We’d love to learn more about you and what do you specialize in?

I am a Senior Patrolman in the San Joaquin Transmission Grid for Southern California Edison. I am responsible for the inspection and maintenance of the transmission circuits in my area. This includes annual patrols of the circuits, insulator change outs, hot washing insulators, bent steel replacement, programming line outages for contracts and overseeing their work, trouble shooting, and a variety of documentation of right of way issues. I also have to preserve the company’s rights of access to our structures and try to keep good relations with the landowners. It is also my responsibility to respond to any relays or lockouts of the circuits in my area, document the cause, and make repairs if necessary. Probably one of the coolest things that I have gotten to do is HEC/Long line work. We have a top notch program here at SCE and I am fortunate to be one of the trainers for it. We have created a new department within transmission, Helicopter Assisted Line Operations, HALO, with the intent to expand what work can be done utilizing and maximizing the helicopter work methods. It is my desire to join that organization and help it grow. I was fortunate to come up on a crew that did both transmission and distribution work, as it helped me to become a well rounded lineman. But my heart and my career will always be in transmission.

I have always believed in giving back to the trade and supporting my brothers/sisters. This belief has opened up some awesome opportunities for me. I am currently a union steward for my grid, and also sit on the Union Safety Board for our Craft Driven Safety Program. I have also served as an adjunct instructor for our apprenticeship, sat on our Joint Apprentice Lineman Committee, and helped to develop our apprenticeship program here in transmission. Probably the one work related individual accomplishment I am most proud of aside from making Journeyman, was getting SPRAT certified so that I could become an HEC/Tower Rescue trainer. That was the single hardest week of my life. I was not going to quit, but I didn’t think I was going to make it.

Tell us a little bit about your company High Voltage Commando? 

A little bit about our company, High Voltage Commando. We are fully self-funded and family operated. We use as much American and union made products as possible. The only products that we use that are not made in America are our hats. Our embroidered patches on our hats are made in America though. There is just not a great fitting, good looking American made hat. As I mentioned before, I am a hat guy, so our hats have to be on point. If someone were to figure this out they would be billionaires. We also like to support our local economy by using local vendors for our products when we can. A local print shop, embroidery shop, etc. Another thing we do is try to support veteran owned companies to source some products from. We offer a couple of products that are made by veteran owned and operated companies, and are always looking for more opportunities. We donate a portion of all of our sales to various charities that support veterans, as well as others that support fallen\injured lineman and their families. This is the way that I have figured out to fulfill my desire to serve.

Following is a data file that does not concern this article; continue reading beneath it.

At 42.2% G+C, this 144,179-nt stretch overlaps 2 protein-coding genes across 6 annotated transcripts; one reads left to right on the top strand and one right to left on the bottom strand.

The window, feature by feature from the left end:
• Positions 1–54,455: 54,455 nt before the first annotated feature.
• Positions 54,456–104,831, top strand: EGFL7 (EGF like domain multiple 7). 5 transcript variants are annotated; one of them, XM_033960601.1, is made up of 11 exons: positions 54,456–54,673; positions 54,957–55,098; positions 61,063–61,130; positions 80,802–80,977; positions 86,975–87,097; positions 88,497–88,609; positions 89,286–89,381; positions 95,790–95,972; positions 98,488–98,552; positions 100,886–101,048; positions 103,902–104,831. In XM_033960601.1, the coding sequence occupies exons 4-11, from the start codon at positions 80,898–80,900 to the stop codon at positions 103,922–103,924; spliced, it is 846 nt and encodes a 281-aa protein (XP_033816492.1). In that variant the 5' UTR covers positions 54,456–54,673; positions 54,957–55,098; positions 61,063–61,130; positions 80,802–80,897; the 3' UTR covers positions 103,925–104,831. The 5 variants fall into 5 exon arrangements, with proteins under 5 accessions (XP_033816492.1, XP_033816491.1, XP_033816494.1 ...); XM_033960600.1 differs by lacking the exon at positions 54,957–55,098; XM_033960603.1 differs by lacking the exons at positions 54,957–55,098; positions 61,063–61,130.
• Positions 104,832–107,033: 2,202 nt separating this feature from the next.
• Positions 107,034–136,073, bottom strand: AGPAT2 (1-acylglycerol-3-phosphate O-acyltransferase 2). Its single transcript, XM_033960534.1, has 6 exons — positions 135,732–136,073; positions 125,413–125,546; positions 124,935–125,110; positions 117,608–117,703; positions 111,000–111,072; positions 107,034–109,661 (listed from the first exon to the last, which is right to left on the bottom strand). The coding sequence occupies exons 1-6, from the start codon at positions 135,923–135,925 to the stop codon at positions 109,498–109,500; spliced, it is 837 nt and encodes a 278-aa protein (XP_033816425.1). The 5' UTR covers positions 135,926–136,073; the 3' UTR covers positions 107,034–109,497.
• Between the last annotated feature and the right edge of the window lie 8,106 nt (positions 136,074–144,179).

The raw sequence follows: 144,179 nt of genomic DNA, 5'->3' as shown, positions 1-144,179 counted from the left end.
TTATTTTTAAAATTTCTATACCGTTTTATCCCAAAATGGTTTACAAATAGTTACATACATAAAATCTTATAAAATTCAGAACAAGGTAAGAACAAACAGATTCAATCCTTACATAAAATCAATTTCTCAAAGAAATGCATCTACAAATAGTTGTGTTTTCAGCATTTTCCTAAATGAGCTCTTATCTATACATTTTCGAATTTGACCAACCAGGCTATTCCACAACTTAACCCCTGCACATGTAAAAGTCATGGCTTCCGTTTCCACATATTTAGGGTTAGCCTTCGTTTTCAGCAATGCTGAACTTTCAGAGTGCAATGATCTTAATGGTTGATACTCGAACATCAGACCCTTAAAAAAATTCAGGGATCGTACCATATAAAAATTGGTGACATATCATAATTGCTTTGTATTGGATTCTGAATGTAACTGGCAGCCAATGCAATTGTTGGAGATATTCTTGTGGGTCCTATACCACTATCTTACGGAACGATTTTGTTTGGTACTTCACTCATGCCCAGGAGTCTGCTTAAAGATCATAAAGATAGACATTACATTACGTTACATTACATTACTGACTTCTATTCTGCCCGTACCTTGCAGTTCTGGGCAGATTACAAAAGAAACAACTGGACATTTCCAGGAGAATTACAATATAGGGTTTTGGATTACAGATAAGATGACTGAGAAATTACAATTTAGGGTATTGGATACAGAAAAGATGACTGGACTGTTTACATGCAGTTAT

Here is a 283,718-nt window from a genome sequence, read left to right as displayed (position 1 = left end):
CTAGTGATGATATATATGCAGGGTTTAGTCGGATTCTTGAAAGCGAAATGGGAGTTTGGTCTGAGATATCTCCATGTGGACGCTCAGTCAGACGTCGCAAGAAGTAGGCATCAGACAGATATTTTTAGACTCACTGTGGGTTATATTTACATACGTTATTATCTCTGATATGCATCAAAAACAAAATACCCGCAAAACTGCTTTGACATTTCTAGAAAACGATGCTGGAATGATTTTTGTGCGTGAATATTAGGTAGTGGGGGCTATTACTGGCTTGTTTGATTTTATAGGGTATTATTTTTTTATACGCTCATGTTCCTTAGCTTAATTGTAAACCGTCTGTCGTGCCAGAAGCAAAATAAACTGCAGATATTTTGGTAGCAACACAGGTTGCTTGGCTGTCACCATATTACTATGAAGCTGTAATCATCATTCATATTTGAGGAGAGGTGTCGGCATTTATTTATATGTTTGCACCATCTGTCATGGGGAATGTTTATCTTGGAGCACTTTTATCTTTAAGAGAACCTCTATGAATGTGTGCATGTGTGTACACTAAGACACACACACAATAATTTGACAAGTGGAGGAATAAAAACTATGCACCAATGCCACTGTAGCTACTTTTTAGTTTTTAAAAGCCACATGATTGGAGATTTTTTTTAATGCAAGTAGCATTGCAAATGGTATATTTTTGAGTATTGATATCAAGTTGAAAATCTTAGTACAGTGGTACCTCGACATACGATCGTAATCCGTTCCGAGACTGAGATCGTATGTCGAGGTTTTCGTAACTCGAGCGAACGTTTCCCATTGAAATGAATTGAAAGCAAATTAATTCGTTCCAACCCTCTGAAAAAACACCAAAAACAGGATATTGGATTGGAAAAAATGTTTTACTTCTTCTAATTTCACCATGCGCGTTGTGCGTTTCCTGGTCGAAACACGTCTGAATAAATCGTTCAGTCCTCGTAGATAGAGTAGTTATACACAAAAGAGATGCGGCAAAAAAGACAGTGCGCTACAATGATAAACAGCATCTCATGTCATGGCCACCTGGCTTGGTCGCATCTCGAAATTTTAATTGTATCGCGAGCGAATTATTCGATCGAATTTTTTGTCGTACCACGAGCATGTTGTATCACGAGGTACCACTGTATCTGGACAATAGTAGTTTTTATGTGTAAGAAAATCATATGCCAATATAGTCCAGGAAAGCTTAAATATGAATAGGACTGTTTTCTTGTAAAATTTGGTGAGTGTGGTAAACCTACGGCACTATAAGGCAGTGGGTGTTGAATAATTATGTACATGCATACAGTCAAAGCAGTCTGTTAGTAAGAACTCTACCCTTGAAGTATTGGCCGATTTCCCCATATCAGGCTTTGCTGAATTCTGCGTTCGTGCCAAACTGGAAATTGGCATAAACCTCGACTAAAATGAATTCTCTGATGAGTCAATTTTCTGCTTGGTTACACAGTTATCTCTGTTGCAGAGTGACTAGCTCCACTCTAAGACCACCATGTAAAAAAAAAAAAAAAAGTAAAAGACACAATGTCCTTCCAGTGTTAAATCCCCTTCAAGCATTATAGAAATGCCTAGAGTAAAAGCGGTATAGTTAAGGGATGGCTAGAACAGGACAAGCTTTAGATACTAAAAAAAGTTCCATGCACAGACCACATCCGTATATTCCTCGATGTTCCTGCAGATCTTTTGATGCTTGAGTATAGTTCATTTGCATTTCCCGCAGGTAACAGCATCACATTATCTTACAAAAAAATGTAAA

What do you feel are the biggest barriers today to linemen, in the industry or generally?

I think there are only a few, but they are big. One is pride and ego. There is a certain sense of healthy pride that comes with what we do. It is when our pride gets in our way that it causes problems. Also there is no room for ego in what we do. Even as journeyman lineman, there are things that we don’t know or can’t do for whatever reason. We have to be ok with that, recognize it, and take the necessary steps to gain that knowledge or skill set, not just fake our way through it for the sake of being the baddest swinging dick in the yard.

This leads me to another barrier, lack of quality training once you make journeyman. I feel that our industry does a great job in investing in our apprentices, but that is where it stops. We can never receive too much knowledge or have too many skills. I think as an industry we need to continue to invest in our journeyman, and not only when a new tool or piece of equipment shows up.

I also think that social media, when not used correctly, can lead to some serious issues for our trade. I see some pretty stupid shit come through my IG of guys doing stupid shit just to look cool or get likes. What we do every day is already dangerous at best when everything is well planned and put into practice. Why add unnecessary risk for a few more likes.

Lastly, I think the bottom line causes guys to take risks to get the job done quicker, so the company can make the most money, and move along to the next job. Don’t get me wrong, we need to be productive, but we need to be safe. Slow is smooth, smooth is fast. One wrong move to save 5 minutes could potentially shut a job down for weeks at best, or possibly alter someone’s life forever.

What is the craziest thing that has happened to you while working the line?

Nothing too crazy, at least nothing I would want published…haha.

Check us out at www.highvoltagecommando.com